Indonesia Golf Holidays

Come to our Indonesia Golf Holidays and explore the largest archipelago in the world with a total of 17,508 islands according to the Indonesian Naval Hydro-Oceanographic office. The archipelago is on a crossroads between two oceans, the Pacific and the Indian Ocean, and bridges two continents, Asia and Australia. This position has always influenced the cultural, social, political and economic life of the country.

Golf started in Indonesia as long ago as 1872 and has since been part of the scene for the many foreigners who came to work or settle and is often taken us as the pastime for successful Thai businesspeople. Near Jakarta and dotted around the islands, you can play mouthwatering designs by all the big name designers.

Indonesia Golf Breaks

The Indonesian sea area is about 81% of the total area of the country. The five main islands are Sumatra, the most fertile and densely populated islands, Java/ Madura, Kalimantan, which comprises two-thirds of the island of Borneo, Sulawesi and Papua which is part of the world’s second largest island, New Guinea. Coastal plains have been developed around the islands of Sumatra, Java, Kalimantan and Papua. The land area is generally covered by thick tropical rain forests.

The tropical climate is perfect for our Indonesia Golf Breaks and is fairly even all year round. The climate and weather of Indonesia is characterized by two tropical seasons - the rainy and dry seasons. The climate changes every six months. The dry season is June to September and the heaviest rainfalls are usually recorded in December and January.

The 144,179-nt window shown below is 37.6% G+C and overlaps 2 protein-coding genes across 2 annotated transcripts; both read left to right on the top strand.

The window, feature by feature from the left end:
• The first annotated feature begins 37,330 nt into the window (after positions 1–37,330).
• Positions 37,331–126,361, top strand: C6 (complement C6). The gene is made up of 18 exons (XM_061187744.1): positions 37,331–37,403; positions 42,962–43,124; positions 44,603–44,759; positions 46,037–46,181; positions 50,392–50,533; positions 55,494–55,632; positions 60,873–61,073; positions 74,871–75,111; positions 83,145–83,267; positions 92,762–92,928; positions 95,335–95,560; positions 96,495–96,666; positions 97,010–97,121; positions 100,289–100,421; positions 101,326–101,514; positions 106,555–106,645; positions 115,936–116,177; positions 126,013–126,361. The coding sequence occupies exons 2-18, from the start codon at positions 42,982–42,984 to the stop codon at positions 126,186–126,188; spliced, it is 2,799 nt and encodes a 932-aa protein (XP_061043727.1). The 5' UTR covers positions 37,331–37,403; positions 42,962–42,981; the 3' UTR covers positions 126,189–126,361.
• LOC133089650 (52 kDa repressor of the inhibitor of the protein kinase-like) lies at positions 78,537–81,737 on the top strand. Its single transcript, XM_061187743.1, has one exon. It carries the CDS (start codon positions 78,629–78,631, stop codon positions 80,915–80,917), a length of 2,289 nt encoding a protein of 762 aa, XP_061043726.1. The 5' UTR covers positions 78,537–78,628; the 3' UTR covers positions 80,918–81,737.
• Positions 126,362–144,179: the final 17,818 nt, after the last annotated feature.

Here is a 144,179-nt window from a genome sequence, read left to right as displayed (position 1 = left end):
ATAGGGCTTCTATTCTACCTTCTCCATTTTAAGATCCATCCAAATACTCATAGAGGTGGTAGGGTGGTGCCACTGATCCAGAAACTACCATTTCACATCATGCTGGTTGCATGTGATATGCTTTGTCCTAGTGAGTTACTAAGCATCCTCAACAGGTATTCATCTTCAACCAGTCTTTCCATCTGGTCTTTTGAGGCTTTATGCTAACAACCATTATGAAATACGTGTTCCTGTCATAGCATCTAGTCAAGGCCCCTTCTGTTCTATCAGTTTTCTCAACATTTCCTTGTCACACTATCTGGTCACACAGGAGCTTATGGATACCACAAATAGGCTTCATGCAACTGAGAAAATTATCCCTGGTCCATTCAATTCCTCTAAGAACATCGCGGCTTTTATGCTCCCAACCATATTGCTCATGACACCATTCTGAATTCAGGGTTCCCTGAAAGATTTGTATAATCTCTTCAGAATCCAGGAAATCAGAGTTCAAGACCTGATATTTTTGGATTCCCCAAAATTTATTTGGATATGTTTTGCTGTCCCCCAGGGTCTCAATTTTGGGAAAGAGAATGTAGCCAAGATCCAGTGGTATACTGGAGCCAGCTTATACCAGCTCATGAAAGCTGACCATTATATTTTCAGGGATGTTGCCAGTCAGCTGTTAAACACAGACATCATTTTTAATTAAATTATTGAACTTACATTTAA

All this warm and wet weather and glorious backdrops mean some of the most amazing golf courses on the planet. We’ve got a golfing treat lined up for you.

The strategic position of Indonesia and its waterways between the Indian and Pacific Oceans has led to a fascinating history. Evidence of Indonesia’s earliest inhabitants date back some 500,000 years. Major migration began about 3000 years ago as the Dongson Culture of Vietnam and southern China spread south, bringing with them new Stone, Bronze and Iron Age cultures as well as the Austronesian language. Their techniques of irrigated rice cultivation are still practiced throughout Indonesia today.

Indonesia came under the influence of a mighty Indian civilization in the first century AD, when great Hindu and Buddhist empires were beginning to emerge. By the 7th-Century, the powerful Buddhist Kingdom of Sriwijaya was on the rise, and it is thought that during this period the spectacular Borobudur Buddhist temple was built in Central Java. The 13th-Century saw the dominance of the fabulous Majapahit Hindu Empire in East Java, which united the whole of modern-day Indonesia and parts of the Malay Peninsula, ruling for two centuries.

Arab traders and merchants laid the foundations for the gradual spread of Islam to the region, which did not replace Hinduism and Buddhism as the dominant religion until the end of the 16th century. A series of small Muslim kingdoms sprouted up and spread their roots, but none anticipated the strength and persistence of European invasions which followed. In 1292, Marco Polo became one of the first Europeans to set foot on the Islands, but it wasn’t until much later that the Portuguese arrived in pursuit of spices. By 1509 the Portuguese had established trading posts and their fortified bases allowed them to control strategic trade routes from Malacca to Macau, Goa, Mozambique and Angola.